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Sex-offender test draws questions of accuracy

If you're accused of a sex crime, the last thing you'll want to have describe your innocence or guilt is a psychological test. Tests are not infallible, and they simply can't replace hard evidence of a crime.

One test, referred to as the Abel Assessment for Sexual Interest, is used to help decide the fate of people accused of sexually abusing children. The test itself can help determine if the person is low or high risk when around a child, and it can be used during custody battles or criminal trials.

People accused of sexual abuse and crimes often spend time with mental-health professionals who spend hours speaking to them to learn about their psychological standing. The interviews and tests given are issued to try to gather as much information about the person as possible, even if it's not something the accused person wants to admit to. For instance, a test might show that the accused person is only attracted to adults, or it could show that he is attracted to only females.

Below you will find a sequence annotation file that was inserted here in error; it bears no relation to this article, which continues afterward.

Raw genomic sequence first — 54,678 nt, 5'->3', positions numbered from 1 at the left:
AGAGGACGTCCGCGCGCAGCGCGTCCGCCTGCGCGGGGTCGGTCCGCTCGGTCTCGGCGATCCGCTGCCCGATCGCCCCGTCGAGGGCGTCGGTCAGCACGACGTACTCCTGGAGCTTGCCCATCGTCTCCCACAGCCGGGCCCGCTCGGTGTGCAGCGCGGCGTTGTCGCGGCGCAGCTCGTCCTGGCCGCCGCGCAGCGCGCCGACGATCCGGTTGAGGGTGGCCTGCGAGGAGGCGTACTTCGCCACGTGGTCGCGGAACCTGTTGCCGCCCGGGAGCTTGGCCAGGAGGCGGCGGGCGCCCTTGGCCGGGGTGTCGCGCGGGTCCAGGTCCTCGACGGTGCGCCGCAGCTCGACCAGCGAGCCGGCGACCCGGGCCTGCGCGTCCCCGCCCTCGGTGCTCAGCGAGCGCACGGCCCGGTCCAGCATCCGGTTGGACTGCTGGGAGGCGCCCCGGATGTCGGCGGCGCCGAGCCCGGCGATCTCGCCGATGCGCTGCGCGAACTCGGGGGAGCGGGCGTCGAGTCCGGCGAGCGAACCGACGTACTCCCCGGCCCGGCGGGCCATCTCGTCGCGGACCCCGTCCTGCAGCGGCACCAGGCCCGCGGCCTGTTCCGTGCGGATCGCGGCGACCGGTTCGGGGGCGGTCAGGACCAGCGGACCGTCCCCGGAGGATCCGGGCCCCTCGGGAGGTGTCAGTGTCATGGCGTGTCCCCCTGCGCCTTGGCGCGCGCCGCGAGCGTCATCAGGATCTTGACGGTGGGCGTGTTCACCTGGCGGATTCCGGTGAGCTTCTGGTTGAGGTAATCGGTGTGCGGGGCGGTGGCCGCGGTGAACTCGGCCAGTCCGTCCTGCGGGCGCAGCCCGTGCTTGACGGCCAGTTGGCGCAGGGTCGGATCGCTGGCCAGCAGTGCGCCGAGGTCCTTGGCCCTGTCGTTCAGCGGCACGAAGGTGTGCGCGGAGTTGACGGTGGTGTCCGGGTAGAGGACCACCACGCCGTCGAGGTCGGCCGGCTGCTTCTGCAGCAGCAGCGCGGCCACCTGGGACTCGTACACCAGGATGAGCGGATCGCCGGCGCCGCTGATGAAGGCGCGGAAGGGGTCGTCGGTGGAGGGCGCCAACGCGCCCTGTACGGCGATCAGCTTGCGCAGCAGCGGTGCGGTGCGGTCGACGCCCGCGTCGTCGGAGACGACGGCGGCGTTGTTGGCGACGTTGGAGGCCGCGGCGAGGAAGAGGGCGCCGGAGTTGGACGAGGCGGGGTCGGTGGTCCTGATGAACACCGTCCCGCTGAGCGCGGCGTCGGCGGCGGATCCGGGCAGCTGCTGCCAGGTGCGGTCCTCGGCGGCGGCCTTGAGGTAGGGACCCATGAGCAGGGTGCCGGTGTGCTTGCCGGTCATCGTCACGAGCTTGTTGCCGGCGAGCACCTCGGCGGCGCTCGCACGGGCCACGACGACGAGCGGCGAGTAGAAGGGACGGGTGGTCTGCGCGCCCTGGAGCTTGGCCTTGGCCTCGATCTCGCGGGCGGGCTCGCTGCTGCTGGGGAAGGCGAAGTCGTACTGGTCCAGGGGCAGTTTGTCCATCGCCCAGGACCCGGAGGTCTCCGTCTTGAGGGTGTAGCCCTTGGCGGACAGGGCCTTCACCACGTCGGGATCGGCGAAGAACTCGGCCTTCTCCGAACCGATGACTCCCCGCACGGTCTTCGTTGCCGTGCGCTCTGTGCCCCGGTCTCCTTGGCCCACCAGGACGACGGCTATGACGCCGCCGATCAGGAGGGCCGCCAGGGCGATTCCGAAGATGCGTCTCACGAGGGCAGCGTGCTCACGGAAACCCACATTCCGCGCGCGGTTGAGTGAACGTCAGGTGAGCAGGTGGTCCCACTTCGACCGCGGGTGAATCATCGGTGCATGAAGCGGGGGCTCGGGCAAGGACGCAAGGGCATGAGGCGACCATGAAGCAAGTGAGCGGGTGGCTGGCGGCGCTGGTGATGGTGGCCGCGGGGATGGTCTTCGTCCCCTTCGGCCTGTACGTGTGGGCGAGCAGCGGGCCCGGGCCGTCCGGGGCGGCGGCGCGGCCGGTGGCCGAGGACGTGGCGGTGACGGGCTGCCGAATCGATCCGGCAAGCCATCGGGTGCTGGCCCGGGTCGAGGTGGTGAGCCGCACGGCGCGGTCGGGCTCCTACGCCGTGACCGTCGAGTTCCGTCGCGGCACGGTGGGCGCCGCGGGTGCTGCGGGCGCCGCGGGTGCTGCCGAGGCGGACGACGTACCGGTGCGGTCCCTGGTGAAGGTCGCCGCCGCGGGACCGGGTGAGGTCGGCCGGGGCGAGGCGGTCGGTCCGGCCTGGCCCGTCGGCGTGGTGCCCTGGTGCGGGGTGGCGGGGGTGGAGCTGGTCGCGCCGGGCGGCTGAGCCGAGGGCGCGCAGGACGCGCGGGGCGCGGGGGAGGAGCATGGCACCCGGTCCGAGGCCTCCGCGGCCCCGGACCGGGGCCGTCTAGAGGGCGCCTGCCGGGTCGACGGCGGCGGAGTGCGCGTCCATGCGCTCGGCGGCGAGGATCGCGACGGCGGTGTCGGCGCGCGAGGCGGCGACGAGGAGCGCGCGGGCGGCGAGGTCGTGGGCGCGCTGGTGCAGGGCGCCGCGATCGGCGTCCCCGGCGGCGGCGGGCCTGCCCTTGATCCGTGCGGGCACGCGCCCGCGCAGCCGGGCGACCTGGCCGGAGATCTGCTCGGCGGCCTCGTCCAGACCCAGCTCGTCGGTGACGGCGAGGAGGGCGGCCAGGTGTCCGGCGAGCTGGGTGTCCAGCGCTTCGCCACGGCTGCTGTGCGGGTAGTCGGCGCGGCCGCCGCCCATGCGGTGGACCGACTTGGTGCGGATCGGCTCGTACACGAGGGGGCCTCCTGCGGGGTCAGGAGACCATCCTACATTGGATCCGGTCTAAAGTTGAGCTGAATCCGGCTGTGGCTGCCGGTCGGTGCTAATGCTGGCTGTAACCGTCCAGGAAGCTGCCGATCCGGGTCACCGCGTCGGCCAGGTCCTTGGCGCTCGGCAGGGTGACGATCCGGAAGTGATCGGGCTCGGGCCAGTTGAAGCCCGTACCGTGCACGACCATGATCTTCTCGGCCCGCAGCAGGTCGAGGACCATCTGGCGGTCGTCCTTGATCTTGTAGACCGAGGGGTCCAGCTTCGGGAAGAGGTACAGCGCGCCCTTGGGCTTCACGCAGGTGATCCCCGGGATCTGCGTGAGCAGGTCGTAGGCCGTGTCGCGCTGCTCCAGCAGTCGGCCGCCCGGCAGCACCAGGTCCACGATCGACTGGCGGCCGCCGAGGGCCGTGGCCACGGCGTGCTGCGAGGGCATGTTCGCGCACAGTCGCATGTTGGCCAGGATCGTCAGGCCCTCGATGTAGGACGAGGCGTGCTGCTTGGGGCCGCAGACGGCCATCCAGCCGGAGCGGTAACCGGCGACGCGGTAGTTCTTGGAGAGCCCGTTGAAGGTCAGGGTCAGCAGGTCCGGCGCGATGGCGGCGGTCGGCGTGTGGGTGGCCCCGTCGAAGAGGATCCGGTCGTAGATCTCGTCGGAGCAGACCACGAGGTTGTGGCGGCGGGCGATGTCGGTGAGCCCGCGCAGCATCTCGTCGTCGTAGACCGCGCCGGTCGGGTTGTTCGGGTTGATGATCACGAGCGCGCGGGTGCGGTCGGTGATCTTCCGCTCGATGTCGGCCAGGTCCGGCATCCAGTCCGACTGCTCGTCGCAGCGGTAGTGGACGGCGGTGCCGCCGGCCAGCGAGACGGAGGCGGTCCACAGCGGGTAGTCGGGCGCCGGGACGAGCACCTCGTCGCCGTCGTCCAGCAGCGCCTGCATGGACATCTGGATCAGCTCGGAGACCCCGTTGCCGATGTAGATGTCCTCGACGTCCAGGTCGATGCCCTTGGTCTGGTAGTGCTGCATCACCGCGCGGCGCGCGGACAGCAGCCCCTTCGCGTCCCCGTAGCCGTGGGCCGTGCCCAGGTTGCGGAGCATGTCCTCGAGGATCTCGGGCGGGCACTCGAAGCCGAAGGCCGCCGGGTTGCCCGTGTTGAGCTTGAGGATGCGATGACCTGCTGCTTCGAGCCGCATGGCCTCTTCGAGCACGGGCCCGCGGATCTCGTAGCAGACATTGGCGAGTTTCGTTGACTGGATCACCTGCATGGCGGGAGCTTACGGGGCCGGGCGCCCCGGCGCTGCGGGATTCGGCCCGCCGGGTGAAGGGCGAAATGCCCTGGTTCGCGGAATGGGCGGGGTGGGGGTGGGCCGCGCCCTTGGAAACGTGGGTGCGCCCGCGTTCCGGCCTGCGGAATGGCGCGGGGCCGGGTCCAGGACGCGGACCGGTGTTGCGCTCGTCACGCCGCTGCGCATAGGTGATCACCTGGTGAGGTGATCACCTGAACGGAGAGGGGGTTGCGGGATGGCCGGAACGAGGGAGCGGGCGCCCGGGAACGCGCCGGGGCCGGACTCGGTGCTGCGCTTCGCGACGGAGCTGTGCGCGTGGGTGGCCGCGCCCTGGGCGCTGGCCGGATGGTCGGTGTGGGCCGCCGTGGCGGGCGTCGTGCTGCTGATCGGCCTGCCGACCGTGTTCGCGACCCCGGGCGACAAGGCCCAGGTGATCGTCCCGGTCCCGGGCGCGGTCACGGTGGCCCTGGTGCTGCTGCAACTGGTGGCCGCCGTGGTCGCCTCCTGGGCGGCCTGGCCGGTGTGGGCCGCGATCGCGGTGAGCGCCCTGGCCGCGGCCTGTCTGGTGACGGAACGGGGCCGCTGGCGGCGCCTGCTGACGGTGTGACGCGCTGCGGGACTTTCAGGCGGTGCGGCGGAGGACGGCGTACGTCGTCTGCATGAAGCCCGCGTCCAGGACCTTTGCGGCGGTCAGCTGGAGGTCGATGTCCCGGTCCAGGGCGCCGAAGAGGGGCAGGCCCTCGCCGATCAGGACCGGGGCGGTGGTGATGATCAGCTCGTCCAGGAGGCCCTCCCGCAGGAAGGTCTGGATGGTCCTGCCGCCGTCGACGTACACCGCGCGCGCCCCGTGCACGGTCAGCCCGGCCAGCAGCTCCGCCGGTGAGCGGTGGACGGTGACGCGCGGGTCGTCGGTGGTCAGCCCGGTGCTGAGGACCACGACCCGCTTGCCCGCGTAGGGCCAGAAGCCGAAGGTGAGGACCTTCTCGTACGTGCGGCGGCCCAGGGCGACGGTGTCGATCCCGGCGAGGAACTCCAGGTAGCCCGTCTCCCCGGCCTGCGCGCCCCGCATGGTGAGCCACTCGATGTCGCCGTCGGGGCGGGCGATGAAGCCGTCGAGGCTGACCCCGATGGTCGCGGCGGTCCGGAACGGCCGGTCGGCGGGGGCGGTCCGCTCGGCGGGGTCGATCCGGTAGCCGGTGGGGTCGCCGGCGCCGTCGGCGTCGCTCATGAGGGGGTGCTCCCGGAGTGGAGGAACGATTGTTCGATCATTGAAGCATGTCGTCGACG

There have always been tests that try to assess a person's likelihood of committing or being guilty of a crime. For instance, polygraphs, also known as lie-detector tests, may be used to catch someone in a lie. Penile plethysmographs can be attached to the penis to measure arousal. Are these tests always accurate? No, and they are hard to administer, making them fallible in court.

The Abel test is special because it essentially says that the longer you look at the images provided, the more sexual interest you have. This is an assumption that some disagree with, since looking at an interesting image for a longer period of time doesn't automatically mean you're sexually interested in the subject.

Source: The Atlantic, "The Sex-Offender Test," Maurice Chammah, accessed Aug. 20, 2015

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